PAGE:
Responses to life in the strange new continent were initially seen through European, and especially British, artistic traditions. 19th century Australian Impressionism and the Heidelberg School challenged the dominance of the Victorian style, with Tom Roberts, Arthur Streeton and others producing works which became Australian icons. The First World War was a watershed in Australian and New Zealand history; no longer subservient to Europe, artists now found their own language to depict their unique landscape and culture. At the same time indigenous artists began to respond to contemporary life, while retaining the traditions of their ancestors.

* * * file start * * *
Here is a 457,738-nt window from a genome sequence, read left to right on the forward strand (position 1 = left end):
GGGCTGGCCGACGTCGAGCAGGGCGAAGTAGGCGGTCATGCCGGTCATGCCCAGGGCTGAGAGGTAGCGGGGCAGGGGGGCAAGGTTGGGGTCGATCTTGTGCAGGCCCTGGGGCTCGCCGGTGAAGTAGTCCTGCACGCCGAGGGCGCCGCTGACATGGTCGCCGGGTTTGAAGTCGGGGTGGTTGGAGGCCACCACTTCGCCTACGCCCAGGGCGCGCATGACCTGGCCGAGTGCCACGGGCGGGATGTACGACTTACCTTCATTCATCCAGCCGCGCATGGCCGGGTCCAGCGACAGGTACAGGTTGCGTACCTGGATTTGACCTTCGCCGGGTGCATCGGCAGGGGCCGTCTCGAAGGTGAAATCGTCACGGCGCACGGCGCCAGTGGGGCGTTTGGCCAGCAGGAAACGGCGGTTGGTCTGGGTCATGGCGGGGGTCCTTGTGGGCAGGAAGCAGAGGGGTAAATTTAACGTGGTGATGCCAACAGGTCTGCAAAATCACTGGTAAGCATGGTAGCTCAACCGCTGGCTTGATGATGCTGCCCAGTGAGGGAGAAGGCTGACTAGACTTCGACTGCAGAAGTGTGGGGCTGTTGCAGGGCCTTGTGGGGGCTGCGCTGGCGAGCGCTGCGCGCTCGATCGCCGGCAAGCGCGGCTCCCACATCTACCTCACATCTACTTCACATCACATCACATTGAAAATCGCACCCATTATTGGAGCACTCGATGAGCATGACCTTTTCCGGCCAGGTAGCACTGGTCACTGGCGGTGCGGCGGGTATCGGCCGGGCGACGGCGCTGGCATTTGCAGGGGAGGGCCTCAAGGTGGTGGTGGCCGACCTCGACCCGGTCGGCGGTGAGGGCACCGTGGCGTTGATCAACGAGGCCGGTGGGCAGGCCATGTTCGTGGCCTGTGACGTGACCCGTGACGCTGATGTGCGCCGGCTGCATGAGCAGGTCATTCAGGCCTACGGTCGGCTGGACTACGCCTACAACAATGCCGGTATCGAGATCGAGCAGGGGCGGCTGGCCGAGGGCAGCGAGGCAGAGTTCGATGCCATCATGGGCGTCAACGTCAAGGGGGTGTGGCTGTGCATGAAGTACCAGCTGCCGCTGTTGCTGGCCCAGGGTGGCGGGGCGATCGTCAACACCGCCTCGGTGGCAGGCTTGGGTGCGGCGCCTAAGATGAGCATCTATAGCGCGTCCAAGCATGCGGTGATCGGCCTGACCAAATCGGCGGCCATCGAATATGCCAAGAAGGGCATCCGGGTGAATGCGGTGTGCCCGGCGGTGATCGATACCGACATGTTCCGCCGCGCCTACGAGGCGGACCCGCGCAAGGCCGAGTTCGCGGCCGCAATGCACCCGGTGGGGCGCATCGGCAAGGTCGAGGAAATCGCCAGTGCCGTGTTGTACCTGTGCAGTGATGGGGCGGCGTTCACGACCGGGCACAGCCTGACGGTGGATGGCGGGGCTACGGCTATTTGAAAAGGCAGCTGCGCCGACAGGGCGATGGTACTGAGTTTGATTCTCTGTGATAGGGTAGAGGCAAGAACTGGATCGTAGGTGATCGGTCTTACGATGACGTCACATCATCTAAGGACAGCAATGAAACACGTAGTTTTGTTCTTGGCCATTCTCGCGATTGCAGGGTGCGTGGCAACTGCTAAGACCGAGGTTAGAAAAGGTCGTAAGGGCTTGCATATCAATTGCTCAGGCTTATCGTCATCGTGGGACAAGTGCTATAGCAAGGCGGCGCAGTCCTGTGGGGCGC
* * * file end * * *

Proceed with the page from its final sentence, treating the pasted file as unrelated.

PLEASE NOTE: This lecture is taking place on the FIRST Thursday of April 2020, whereas our lectures are normally on the second Thursday of the month.